What is ART? In this case, it’s the beautiful new All Road Titanium version of the Turner Cyclosys. Fitting somewhere between a pure bred cyclocross bike and a gravel crusher, Turner prefers the term ‘All Road’ when referring to this bike.

Turner Cyclosys goes titanium with All Road Ti Limited Edition frame

That’s because it’s equally at home rolling on 700 x 28mm slicks, 32-35mm CX knobbies, or up to 38mm gravel tires. While it won’t fit the biggest gravel tires out there, the trade off is that switching to road slicks won’t affect the ride height as much. Because of that, it remains a bit more versatile.

Built around ‘all road’ forks from ENVE and Whisky with shorter 382/383mm axle to crown measurements, the forks offer similar 700 x 38mm tire clearance.

Turner Cyclosys goes titanium with All Road Ti Limited Edition frame Turner Cyclosys goes titanium with All Road Ti Limited Edition frame

Details like the ‘mud cutter’ chainstay bridge are meant to help with mud shedding, and the frame features a shapely seat tube where it joins the T47 threaded bottom bracket for improved stiffness – without being too stiff.

Turner Cyclosys goes titanium with All Road Ti Limited Edition frame Turner Cyclosys goes titanium with All Road Ti Limited Edition frame

Elsewhere, the 3/2.5 titanium frame with custom butted tubing sneaks in details like a minimalist 140mm flat mount for the rear brake, and internal cable routing with bolt on cable ports.

Turner Cyclosys goes titanium with All Road Ti Limited Edition frame

Compatible with 2x or 1x build kits, the ART will be sold in three different builds – SRAM Apex 1×11, SRAM Force 1×11, or Shimano Ultegra 2×11. It will also be available as a frame set with a Whisky or ENVE fork. Turner is taking pre-orders for the ART now, with pricing starting at $2,500 for frameset or $4,205 for complete bikes with plenty of options for upgrades.



  1. Cool, I really like this bike! the geometry is just the kind of thing I go for, not too slack, very nice. Is it US made or asian? It has a 140 specific setup on the rear – can you therefore not put a 160 rotor on the back?

    • That’s right suckers… DT himself is responding to your comments. Also, Turner Bikes are responsible for backing up whom ever makes his frames to his specifications… why would he be obligated to share who makes his frames. It’s best business practices to not share who manufacturers your frames/parts with your competitors.

    • Hi Mr Turner. Can you explain why there is so little transparency about who makes what in the bike industry? Outside of the Pivot guys who will talk openly about their working with Genio I can’t think of any brands that actually discuss their manufacturning partners in public. Is it simply ‘not the done thing’ or is there a more practical reason for it? It’s always something that has struck me as an odd thing to be opaque about, particularly when dealing with high end products.
      Thanks for your time.

      • Do you expect Audi to tell you who makes various parts for them? Or Husqvarna? Or Apple? Or Nike?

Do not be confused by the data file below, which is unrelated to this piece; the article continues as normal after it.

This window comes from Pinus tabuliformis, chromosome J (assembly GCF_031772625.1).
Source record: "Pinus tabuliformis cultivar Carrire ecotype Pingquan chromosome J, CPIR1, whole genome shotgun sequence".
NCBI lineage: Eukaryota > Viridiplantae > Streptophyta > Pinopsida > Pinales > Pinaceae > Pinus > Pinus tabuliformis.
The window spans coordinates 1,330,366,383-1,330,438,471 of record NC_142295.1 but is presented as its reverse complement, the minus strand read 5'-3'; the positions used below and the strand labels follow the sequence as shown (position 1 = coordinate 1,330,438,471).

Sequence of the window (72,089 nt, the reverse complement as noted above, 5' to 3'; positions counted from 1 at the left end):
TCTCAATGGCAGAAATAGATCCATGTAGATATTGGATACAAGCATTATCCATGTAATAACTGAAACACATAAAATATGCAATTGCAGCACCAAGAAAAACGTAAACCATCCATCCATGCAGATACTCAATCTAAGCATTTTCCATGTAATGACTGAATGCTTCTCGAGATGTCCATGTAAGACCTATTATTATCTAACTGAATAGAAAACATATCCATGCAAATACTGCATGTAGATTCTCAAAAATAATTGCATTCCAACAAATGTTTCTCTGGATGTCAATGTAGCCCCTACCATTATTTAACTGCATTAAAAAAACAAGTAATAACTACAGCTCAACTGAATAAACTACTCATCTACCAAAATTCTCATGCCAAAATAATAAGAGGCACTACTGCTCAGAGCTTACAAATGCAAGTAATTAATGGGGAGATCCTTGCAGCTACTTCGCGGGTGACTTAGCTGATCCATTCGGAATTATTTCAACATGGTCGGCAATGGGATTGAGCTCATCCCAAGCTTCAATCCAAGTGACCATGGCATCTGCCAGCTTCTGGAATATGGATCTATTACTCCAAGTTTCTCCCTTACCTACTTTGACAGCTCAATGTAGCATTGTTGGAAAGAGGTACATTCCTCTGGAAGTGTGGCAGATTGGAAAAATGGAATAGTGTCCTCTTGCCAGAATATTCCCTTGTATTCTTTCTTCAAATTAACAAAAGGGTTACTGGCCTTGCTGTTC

Mr. JNH, please provide an example of another industry where it is the norm or even remotely common for a brand to offer up supply chain and manufacturing transparency?

        • The VW spares spark plugs I fitted to my car last week said MADE IN JAPAN NGK on them, so yes, I do actually. VW group publishes a list of it’s manufacturing partners, so they don’t think it’s an unreasonable question either.
          It’s tempting to be glib and say all of them, but I’ll elaborate. When I go to the store to buy food the meat has the country and farm of origin on the packet. All pre-packaged food does if you look. My Samsung phone has parts from Corning, Qualcomm, Foxconn and SK Hynix in it. The information is all there if you want to know.
          I make glasses for a living. All the lenses and frames have manufacturer codes that say where they were made and who by. So a Gucci frame might have been made by Luxottica in Italy, whilst Nike are from Marchon in Germany. The lenses go as far back as date of manufacture and even who signed off the quality assurance. People care enough to ask me about this on a regular basis and I tell them, because it’s not unreasonable to ask where the things you are paying money for came from.
          Before I made glasses I worked for a manufacturer of medical implants. They didn’t just know where your screw in false tooth was made, they knew which hole in Russia the Titanium was dug out of and the name of the guy in Italy who made the mould for the ceramic crown.
          Cycling really stands out as an industry where everyone gets all Secret Squirrel about where things come from. I see it as counter productive, it’s all well and good proclaiming the quality of a factory but if nobody is allowed to see it it’s just words. On that note my bike was made by a nice guy called Matt who hails from Colorado, he made me a really nice bike, even sent me work in progress photos.

  2. The pictures doesn’t do the bike/ frame justice. It is a beautiful bike in person. Having owned a few Ti bikes in the past, I believe titanium is the ultimate frame material for cross/ gravel.

    • Have to agree (also rack mounts would be nice for versatility). This is the downside of Turner Bikes being based in the Inland Empire. Hopefully, you guys will be at Sea Otter. I’d certainly like to throw a leg over one and see how the ride compares to my Lynskey R265 and my Cyclosis.

  3. Why are some people so upset that consumers want to know where their bike is made? Certainly, there is some value in certain manufactures track records. Is anyone willing to argue that they would prefer a ti frame made in China as compared to one by Moots or Seven?

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